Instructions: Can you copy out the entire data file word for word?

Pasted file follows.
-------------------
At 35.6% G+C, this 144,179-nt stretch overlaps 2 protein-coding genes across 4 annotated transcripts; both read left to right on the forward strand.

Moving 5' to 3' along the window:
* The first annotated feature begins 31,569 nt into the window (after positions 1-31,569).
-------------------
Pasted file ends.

At 35.6% G+C, this 144,179-nt stretch overlaps 2 protein-coding genes across 4 annotated transcripts; both read left to right on the forward strand.

Moving 5' to 3' along the window:
* The first annotated feature begins 31,569 nt into the window (after positions 1-31,569).